A recent case highlights the need for employers to provide harassment policies in the language(s) spoken by their workforce.

Under the Faragher/Ellerth affirmative defense, as established by the U.S. Supreme Court, an employer may avoid liability for co-worker harassment if the employer exercises reasonable care to prevent and correct promptly any harassing behavior, among other things. The employer can demonstrate this care by implementing and distributing an effective harassment policy.

In Tinoco v. Thesis Painting, Inc., the employer adopted and distributed an anti-discrimination policy, but the policy was deemed to be “defective or dysfunctional,” because it was provided only in English. The alleged harasser was Spanish-speaking only, and he could not read or understand the policy.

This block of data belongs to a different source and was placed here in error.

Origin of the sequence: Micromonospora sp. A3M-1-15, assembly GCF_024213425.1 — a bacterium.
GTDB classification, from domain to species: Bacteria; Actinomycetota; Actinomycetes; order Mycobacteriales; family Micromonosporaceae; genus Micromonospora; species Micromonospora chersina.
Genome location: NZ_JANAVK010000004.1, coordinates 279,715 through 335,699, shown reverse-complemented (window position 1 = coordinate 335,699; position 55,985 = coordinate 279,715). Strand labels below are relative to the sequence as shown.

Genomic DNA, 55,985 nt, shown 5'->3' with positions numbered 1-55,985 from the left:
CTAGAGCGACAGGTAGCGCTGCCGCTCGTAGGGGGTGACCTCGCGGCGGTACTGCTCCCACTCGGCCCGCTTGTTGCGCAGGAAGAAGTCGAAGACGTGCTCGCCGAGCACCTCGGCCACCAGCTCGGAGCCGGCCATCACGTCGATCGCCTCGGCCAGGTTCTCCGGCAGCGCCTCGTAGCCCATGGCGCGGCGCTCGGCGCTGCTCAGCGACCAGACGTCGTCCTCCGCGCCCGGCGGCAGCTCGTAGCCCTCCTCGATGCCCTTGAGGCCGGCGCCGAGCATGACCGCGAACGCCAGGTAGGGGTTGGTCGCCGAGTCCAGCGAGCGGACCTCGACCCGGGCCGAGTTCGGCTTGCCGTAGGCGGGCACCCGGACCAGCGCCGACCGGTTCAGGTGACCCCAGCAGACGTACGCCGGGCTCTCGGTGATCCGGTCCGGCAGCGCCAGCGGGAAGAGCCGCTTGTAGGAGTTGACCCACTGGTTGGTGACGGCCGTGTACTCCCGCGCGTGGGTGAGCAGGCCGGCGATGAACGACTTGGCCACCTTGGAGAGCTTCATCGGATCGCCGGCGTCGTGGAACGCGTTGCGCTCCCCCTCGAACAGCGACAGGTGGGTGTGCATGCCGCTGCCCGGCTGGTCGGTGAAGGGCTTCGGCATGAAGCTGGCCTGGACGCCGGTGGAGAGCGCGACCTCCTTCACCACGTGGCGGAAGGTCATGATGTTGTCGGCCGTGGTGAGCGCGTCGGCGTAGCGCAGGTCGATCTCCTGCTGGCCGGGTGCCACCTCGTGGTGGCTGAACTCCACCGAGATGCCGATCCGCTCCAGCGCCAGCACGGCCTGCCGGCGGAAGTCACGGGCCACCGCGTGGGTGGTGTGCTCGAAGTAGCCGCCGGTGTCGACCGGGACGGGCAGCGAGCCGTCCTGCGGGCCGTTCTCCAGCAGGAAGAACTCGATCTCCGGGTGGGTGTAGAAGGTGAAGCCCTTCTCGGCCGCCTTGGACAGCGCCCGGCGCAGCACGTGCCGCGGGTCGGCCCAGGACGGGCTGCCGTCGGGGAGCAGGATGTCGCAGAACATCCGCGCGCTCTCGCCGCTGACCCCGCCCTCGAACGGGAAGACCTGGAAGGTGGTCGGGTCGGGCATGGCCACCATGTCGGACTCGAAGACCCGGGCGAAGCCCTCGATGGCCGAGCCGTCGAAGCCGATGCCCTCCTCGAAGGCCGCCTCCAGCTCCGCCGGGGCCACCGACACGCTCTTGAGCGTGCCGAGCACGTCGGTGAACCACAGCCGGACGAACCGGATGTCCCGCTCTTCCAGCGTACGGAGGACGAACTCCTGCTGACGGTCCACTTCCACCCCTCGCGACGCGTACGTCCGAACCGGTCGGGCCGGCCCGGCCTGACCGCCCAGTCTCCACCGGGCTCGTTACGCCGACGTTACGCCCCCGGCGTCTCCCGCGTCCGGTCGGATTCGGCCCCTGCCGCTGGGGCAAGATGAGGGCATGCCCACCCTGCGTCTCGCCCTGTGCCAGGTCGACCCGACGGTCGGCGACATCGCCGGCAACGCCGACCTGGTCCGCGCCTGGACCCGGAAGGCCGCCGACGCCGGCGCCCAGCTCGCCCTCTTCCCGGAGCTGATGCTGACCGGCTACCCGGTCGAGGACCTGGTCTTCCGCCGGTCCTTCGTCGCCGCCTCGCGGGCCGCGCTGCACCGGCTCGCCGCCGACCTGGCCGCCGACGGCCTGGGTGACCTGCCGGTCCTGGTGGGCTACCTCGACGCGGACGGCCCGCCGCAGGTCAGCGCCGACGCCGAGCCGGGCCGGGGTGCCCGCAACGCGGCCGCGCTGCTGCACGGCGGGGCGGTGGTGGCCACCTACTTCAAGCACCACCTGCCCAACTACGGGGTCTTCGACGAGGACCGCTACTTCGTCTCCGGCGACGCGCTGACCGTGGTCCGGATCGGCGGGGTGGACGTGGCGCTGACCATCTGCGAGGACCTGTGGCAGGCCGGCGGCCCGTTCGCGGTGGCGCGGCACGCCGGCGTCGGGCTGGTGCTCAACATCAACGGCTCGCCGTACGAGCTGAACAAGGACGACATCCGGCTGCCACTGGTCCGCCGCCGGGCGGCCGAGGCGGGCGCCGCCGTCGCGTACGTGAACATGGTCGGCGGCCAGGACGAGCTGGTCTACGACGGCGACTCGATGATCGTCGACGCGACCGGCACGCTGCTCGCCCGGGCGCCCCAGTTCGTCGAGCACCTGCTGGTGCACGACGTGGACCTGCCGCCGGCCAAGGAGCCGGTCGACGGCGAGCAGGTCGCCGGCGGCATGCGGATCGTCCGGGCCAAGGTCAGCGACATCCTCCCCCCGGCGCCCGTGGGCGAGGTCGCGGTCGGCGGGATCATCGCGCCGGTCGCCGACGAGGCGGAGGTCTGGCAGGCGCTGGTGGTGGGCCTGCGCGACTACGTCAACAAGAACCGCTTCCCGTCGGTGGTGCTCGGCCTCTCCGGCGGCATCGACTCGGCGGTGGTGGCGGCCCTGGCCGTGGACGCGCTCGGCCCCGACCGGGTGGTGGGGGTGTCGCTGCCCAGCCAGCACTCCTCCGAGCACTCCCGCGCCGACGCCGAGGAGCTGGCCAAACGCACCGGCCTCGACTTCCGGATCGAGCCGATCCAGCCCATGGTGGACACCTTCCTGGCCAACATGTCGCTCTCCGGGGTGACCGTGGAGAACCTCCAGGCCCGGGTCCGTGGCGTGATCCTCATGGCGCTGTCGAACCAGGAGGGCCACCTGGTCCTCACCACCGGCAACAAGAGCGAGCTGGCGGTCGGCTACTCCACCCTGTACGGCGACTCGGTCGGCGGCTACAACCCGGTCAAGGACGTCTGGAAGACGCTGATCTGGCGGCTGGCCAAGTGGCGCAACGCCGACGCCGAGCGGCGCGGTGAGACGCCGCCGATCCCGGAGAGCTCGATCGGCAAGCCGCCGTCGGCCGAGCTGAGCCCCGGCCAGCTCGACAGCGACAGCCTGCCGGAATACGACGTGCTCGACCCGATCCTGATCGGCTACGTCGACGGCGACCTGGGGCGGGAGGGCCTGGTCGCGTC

Thus, this case warns employers that harassment policies should be made available to non-English speaking employees in their language. If a written translation is not available, the employer should have a manager verbally translate the policy, word for word, and have the employee acknowledge by signature a written acknowledgment in their language that a verbal translation was provided, the date and time of the translation, who translated the policy, and that the employee was given an opportunity to ask any questions about the policy.